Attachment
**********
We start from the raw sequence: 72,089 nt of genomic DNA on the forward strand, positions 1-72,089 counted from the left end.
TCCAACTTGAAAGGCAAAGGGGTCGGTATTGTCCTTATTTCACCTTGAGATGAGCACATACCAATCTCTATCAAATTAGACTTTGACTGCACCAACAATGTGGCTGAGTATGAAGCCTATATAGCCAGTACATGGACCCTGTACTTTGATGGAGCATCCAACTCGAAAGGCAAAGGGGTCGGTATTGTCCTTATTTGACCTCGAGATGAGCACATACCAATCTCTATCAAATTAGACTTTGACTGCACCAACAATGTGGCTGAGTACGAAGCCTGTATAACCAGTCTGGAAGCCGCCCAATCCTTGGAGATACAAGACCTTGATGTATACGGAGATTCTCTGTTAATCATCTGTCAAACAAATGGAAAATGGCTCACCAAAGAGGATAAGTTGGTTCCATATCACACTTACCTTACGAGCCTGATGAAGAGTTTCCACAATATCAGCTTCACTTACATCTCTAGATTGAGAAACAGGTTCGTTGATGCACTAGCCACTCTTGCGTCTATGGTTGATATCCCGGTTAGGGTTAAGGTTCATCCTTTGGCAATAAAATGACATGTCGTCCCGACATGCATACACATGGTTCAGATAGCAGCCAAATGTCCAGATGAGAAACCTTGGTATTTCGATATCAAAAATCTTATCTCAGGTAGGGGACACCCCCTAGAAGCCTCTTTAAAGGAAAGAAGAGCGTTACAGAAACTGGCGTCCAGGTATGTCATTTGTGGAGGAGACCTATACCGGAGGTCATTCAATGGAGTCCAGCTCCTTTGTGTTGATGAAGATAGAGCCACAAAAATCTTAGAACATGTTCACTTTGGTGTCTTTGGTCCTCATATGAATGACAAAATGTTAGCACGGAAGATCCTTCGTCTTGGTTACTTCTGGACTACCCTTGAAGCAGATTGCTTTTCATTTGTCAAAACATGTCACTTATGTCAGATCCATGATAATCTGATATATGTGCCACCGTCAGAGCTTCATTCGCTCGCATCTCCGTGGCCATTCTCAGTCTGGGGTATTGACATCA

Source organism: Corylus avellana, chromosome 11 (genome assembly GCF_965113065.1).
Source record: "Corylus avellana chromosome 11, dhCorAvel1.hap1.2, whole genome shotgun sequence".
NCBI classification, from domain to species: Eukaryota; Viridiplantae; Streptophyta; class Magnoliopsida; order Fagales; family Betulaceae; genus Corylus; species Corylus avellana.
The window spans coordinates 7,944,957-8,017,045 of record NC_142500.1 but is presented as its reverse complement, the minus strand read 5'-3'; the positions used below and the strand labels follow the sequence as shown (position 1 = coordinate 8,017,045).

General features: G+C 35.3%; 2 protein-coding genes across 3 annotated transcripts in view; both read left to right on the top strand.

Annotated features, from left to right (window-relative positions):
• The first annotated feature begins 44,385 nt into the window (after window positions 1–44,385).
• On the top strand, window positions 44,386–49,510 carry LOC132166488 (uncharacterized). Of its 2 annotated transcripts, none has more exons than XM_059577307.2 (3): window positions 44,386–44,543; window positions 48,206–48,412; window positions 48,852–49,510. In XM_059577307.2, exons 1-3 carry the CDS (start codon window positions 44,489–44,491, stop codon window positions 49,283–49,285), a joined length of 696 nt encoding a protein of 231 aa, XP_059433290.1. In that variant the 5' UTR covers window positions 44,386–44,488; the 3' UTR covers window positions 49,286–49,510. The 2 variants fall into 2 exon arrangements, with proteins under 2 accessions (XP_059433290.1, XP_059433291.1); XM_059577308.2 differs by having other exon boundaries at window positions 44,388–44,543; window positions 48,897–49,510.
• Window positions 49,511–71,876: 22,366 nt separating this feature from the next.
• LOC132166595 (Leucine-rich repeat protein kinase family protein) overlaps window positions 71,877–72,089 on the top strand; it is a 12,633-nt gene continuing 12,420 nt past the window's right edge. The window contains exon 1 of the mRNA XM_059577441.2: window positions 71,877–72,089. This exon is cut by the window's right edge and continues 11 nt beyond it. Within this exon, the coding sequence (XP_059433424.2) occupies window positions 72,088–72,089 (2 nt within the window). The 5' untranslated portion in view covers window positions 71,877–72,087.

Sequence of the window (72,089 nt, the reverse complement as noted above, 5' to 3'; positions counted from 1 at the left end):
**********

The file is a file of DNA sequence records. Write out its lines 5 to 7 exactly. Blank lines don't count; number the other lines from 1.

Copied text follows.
NCBI classification, from domain to species: Eukaryota; Viridiplantae; Streptophyta; class Magnoliopsida; order Fagales; family Betulaceae; genus Corylus; species Corylus avellana.
The window spans coordinates 7,944,957-8,017,045 of record NC_142500.1 but is presented as its reverse complement, the minus strand read 5'-3'; the positions used below and the strand labels follow the sequence as shown (position 1 = coordinate 8,017,045).

General features: G+C 35.3%; 2 protein-coding genes across 3 annotated transcripts in view; both read left to right on the top strand.